change, and how these alterations may aggravate the existing pressures of
marine environmental degradation and increase risks to global food security,
economic prosperity, and the well-being of human populations,
NOTING the finding of the Fourth Assessment Report of the Intergovernmental
Panel on Climate Change (IPCC) that climate change will especially affect
ecosystems, in particular mangroves, salt marshes, and low-lying coastal
systems; certain regions, including the Arctic, Africa, Small Islands, and Asian
and African megadeltas; and certain people, including the poor, young children,
and the elderly, and reports of the Food and Agriculture Organisation (FAO) that
identified key issues and consequences of climate change for fisheries,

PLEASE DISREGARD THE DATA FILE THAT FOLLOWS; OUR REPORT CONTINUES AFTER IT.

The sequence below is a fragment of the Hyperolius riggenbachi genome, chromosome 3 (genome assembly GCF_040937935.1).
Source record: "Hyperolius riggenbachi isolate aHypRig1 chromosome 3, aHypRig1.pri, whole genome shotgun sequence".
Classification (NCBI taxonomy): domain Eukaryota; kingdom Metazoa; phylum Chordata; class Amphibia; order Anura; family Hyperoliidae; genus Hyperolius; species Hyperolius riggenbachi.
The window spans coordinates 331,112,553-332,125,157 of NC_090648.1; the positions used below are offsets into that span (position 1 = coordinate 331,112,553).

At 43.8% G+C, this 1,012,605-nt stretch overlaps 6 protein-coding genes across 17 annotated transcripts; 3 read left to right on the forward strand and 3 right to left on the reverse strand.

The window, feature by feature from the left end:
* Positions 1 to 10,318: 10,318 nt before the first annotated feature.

MINDFUL that progressive acidification of ocean water and increasing
temperature will have negative impacts on marine biota, particularly shellWorld
Ocean Conference

Page 2 of 5

forming organisms, their dependent species, and coral reef structure and
function,

RECOGNIZING ALSO that sea level rise due to thermal expansion of the
oceans and melting of ice sheets and glaciers are threatening the very
existence of unprotected coastal communities situated at locations that are
marginally above present sea level, and are increasing the vulnerability and
isolation of small islands and low-lying coastal communities, due to their
dependence on the coastal environment, fisheries, and critical infrastructure,

ALSO MINDFUL of the potential impact of climate change on the attainment of
relevant internationally agreed sustainable development goals, including those
contained in the Millennium Development Goals, particularly for Least
Developed Countries and Small Island Developing States,

RECOGNIZING the crucial role of the ocean as a component of the global
climate system and in moderating its weather systems, and that the